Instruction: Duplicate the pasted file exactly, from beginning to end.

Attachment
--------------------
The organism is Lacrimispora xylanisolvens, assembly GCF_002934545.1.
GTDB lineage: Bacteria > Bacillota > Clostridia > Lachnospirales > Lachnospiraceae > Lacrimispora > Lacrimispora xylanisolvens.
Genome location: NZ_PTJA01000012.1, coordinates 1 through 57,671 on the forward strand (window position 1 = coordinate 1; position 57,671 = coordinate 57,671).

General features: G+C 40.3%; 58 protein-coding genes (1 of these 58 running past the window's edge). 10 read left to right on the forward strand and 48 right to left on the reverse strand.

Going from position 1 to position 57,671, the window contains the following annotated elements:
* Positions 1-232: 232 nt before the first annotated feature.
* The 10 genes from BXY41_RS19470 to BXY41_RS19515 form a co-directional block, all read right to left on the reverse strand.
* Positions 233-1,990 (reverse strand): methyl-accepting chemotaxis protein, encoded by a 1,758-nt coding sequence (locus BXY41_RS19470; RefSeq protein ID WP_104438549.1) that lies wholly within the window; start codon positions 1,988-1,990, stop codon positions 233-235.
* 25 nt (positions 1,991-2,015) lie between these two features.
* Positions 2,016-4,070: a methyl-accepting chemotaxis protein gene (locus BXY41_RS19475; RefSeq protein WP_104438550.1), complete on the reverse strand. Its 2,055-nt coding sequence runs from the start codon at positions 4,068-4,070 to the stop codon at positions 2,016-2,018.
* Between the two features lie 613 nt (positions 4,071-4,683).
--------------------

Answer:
The organism is Lacrimispora xylanisolvens, assembly GCF_002934545.1.
GTDB lineage: Bacteria > Bacillota > Clostridia > Lachnospirales > Lachnospiraceae > Lacrimispora > Lacrimispora xylanisolvens.
Genome location: NZ_PTJA01000012.1, coordinates 1 through 57,671 on the forward strand (window position 1 = coordinate 1; position 57,671 = coordinate 57,671).

General features: G+C 40.3%; 58 protein-coding genes (1 of these 58 running past the window's edge). 10 read left to right on the forward strand and 48 right to left on the reverse strand.

Going from position 1 to position 57,671, the window contains the following annotated elements:
* Positions 1-232: 232 nt before the first annotated feature.
* The 10 genes from BXY41_RS19470 to BXY41_RS19515 form a co-directional block, all read right to left on the reverse strand.
* Positions 233-1,990 (reverse strand): methyl-accepting chemotaxis protein, encoded by a 1,758-nt coding sequence (locus BXY41_RS19470; RefSeq protein ID WP_104438549.1) that lies wholly within the window; start codon positions 1,988-1,990, stop codon positions 233-235.
* 25 nt (positions 1,991-2,015) lie between these two features.
* Positions 2,016-4,070: a methyl-accepting chemotaxis protein gene (locus BXY41_RS19475; RefSeq protein WP_104438550.1), complete on the reverse strand. Its 2,055-nt coding sequence runs from the start codon at positions 4,068-4,070 to the stop codon at positions 2,016-2,018.
* Between the two features lie 613 nt (positions 4,071-4,683).